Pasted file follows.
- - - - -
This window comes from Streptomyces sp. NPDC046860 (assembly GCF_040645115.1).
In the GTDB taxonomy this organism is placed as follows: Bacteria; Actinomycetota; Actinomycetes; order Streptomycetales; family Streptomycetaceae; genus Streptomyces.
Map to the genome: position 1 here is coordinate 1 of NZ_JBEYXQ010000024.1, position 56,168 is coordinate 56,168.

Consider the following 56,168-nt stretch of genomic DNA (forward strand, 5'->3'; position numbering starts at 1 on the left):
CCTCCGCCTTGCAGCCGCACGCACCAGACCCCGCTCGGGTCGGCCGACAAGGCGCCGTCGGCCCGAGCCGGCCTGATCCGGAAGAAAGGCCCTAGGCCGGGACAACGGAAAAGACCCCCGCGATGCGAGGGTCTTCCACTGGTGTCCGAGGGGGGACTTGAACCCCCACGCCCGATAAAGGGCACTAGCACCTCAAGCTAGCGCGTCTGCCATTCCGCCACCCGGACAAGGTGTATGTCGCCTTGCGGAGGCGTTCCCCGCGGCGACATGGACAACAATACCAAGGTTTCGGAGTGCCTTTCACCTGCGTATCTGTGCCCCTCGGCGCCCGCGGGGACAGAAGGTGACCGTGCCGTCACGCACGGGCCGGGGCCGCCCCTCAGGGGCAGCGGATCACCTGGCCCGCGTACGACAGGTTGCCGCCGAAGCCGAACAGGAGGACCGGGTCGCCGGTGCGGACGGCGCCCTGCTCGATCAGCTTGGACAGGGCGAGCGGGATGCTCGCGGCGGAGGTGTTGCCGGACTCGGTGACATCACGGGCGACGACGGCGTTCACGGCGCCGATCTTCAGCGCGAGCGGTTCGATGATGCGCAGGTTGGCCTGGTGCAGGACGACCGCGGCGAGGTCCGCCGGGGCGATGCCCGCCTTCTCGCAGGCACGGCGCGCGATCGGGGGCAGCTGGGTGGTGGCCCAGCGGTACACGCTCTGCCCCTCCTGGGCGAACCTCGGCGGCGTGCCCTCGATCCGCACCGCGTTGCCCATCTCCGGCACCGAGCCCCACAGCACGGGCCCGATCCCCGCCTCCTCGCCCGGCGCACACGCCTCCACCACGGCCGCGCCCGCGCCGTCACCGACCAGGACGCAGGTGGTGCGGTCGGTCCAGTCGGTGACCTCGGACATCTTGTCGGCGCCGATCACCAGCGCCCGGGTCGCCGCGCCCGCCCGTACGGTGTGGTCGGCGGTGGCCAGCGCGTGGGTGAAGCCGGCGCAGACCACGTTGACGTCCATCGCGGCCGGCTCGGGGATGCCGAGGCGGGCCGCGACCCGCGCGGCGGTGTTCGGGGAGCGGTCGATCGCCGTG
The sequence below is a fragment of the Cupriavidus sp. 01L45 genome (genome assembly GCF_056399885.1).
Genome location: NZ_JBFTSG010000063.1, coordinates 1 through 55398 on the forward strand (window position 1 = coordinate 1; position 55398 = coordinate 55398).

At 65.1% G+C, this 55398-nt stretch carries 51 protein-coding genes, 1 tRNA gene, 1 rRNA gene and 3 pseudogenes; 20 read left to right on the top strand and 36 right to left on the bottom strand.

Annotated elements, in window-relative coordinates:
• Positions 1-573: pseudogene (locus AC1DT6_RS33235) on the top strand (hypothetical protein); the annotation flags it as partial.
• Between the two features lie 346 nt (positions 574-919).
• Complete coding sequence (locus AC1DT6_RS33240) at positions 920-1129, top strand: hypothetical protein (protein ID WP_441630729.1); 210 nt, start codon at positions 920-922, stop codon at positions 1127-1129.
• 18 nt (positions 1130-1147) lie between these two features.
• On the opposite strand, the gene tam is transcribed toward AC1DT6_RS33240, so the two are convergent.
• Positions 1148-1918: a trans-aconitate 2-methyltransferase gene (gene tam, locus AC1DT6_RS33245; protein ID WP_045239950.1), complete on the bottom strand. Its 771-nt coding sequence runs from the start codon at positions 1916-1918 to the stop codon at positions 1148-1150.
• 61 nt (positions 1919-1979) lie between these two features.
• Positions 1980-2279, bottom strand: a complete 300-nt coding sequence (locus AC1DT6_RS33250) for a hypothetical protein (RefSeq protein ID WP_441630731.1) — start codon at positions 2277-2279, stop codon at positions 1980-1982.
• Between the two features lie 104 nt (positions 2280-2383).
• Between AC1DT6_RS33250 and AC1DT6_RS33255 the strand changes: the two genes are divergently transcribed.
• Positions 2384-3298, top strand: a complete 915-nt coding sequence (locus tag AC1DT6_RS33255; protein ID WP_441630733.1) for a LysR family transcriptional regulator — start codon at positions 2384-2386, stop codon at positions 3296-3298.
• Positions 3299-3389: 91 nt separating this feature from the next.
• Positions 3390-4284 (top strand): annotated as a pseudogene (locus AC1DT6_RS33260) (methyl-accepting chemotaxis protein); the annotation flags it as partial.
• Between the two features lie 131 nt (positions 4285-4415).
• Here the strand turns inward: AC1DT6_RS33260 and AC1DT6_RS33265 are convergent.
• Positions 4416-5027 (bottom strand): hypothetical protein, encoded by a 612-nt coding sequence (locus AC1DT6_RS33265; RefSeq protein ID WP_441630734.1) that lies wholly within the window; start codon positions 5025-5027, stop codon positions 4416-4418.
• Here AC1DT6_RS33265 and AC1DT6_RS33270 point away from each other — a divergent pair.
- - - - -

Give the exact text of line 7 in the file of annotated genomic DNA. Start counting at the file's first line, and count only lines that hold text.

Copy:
Genome location: NZ_JBFTSG010000063.1, coordinates 1 through 55398 on the forward strand (window position 1 = coordinate 1; position 55398 = coordinate 55398).